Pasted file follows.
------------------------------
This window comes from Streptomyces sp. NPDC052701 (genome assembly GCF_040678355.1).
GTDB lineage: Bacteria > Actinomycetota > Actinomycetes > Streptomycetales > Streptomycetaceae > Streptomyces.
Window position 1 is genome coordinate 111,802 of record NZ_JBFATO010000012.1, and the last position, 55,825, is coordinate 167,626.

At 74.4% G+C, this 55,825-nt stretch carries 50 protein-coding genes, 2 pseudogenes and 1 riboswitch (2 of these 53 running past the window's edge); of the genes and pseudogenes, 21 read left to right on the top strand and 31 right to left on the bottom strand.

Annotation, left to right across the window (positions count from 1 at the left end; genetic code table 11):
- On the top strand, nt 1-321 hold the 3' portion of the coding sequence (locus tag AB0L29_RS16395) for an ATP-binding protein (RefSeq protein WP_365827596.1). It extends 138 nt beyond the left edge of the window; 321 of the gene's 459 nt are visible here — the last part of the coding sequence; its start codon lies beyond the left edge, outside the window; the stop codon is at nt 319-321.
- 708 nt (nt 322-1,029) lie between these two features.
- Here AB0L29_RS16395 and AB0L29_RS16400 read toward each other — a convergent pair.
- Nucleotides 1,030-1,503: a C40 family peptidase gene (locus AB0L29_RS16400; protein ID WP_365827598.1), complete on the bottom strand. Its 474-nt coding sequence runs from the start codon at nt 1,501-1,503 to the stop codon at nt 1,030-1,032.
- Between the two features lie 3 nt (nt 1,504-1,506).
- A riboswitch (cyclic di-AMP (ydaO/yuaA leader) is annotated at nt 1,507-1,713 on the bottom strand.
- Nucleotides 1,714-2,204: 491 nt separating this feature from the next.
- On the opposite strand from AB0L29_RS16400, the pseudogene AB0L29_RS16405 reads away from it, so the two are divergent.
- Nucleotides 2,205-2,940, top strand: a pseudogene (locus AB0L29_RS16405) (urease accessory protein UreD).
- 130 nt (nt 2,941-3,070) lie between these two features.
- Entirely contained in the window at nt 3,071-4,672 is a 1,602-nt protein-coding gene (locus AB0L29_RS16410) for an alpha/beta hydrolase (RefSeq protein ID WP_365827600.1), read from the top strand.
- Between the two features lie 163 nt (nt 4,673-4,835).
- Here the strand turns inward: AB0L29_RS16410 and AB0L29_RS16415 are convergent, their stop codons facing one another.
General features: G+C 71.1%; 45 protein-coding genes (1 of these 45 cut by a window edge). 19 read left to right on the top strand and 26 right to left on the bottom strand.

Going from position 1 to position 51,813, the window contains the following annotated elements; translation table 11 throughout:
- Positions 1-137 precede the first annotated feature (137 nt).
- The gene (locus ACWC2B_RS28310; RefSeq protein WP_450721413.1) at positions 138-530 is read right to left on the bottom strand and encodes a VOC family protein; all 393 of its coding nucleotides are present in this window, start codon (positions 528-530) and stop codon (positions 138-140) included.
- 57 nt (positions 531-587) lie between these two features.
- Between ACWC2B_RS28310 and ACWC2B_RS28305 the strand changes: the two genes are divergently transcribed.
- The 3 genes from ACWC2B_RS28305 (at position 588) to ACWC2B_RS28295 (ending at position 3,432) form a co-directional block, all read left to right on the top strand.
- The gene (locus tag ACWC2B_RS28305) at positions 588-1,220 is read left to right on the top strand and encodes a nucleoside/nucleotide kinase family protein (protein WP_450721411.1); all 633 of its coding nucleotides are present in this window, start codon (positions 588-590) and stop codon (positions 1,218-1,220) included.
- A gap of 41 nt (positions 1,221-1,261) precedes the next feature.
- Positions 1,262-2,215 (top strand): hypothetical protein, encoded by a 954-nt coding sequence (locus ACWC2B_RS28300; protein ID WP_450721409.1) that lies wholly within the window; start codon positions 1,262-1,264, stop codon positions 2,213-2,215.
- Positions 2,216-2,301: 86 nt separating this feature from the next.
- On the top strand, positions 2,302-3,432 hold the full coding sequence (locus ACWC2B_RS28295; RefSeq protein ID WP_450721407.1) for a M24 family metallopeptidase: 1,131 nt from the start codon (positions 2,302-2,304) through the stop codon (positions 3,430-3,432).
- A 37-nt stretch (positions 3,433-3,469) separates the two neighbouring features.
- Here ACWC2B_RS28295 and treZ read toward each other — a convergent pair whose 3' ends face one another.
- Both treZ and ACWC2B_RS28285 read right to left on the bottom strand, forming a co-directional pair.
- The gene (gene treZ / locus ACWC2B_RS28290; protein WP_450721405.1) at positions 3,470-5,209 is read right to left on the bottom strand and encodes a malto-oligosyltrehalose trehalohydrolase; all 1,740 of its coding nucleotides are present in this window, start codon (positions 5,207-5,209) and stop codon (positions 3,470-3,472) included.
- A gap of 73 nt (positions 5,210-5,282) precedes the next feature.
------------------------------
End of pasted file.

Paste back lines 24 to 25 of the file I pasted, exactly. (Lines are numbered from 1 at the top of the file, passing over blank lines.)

- Between ACWC2B_RS28310 and ACWC2B_RS28305 the strand changes: the two genes are divergently transcribed.
- The 3 genes from ACWC2B_RS28305 (at position 588) to ACWC2B_RS28295 (ending at position 3,432) form a co-directional block, all read left to right on the top strand.